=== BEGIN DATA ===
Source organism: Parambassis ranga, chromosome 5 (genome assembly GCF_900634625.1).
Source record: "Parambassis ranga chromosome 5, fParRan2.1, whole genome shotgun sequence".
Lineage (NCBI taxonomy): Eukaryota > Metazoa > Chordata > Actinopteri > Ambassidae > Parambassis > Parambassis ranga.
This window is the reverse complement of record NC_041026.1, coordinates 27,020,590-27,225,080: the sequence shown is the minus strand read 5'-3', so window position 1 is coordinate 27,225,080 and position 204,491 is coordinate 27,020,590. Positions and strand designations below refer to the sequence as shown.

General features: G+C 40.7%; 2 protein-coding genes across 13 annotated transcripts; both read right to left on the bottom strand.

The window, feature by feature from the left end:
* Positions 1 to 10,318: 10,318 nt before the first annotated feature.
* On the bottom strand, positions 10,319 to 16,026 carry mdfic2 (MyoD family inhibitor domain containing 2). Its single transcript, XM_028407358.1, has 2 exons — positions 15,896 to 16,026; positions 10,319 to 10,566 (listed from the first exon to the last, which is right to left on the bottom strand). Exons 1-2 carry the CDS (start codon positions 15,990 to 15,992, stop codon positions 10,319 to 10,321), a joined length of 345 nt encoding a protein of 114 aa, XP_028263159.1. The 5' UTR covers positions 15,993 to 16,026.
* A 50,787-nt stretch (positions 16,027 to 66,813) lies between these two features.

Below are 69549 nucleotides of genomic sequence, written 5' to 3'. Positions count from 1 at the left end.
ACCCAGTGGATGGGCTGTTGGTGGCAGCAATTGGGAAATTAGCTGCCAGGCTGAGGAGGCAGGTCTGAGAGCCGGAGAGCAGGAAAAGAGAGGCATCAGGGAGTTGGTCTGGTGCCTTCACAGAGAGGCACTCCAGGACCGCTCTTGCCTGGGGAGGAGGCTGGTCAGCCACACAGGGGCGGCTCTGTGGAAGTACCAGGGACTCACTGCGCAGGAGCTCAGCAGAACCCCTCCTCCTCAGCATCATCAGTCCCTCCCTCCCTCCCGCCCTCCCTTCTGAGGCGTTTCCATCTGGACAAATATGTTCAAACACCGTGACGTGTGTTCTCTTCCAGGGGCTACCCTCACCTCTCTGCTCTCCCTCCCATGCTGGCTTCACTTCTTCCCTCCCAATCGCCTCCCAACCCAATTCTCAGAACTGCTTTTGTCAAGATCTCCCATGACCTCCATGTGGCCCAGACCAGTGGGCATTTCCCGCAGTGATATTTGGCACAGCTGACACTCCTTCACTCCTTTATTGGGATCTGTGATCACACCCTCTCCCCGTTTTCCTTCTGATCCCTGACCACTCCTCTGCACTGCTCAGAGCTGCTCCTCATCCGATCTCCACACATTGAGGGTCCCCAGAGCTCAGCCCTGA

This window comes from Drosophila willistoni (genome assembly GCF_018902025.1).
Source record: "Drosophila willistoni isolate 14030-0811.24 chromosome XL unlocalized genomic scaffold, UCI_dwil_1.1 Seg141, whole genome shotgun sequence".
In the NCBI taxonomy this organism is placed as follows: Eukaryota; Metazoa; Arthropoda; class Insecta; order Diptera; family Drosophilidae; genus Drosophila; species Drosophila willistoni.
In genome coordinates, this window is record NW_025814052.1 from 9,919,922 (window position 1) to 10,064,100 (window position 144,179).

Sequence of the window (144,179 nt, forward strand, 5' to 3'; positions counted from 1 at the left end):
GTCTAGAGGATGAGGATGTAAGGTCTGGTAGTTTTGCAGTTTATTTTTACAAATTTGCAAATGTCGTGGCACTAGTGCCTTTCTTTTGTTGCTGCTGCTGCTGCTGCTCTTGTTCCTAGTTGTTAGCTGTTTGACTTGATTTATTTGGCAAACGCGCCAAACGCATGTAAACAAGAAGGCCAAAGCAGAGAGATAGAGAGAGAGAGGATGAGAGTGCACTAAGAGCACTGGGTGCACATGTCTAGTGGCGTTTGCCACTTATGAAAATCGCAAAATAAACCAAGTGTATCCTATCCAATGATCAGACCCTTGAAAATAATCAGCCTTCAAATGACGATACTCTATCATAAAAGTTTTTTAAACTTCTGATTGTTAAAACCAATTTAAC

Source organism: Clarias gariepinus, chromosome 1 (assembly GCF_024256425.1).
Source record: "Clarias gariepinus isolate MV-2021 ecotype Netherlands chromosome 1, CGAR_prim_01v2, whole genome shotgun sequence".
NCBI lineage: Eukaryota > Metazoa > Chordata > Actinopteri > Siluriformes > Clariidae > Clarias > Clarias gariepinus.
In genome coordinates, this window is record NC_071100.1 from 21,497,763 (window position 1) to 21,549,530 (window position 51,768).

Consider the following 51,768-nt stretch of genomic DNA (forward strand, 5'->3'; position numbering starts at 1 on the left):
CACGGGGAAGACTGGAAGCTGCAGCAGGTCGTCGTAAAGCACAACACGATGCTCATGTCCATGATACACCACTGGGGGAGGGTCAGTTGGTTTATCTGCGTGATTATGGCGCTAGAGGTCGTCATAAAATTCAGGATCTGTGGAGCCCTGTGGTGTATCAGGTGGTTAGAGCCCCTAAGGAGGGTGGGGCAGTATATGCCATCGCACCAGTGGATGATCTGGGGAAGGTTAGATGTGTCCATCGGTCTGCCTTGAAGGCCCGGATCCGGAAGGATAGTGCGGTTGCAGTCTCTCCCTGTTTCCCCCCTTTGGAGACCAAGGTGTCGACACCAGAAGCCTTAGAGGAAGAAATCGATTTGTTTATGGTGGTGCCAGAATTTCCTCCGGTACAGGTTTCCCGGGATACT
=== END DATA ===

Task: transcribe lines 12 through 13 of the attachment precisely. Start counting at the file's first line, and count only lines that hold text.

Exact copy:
This window comes from Drosophila willistoni (genome assembly GCF_018902025.1).
Source record: "Drosophila willistoni isolate 14030-0811.24 chromosome XL unlocalized genomic scaffold, UCI_dwil_1.1 Seg141, whole genome shotgun sequence".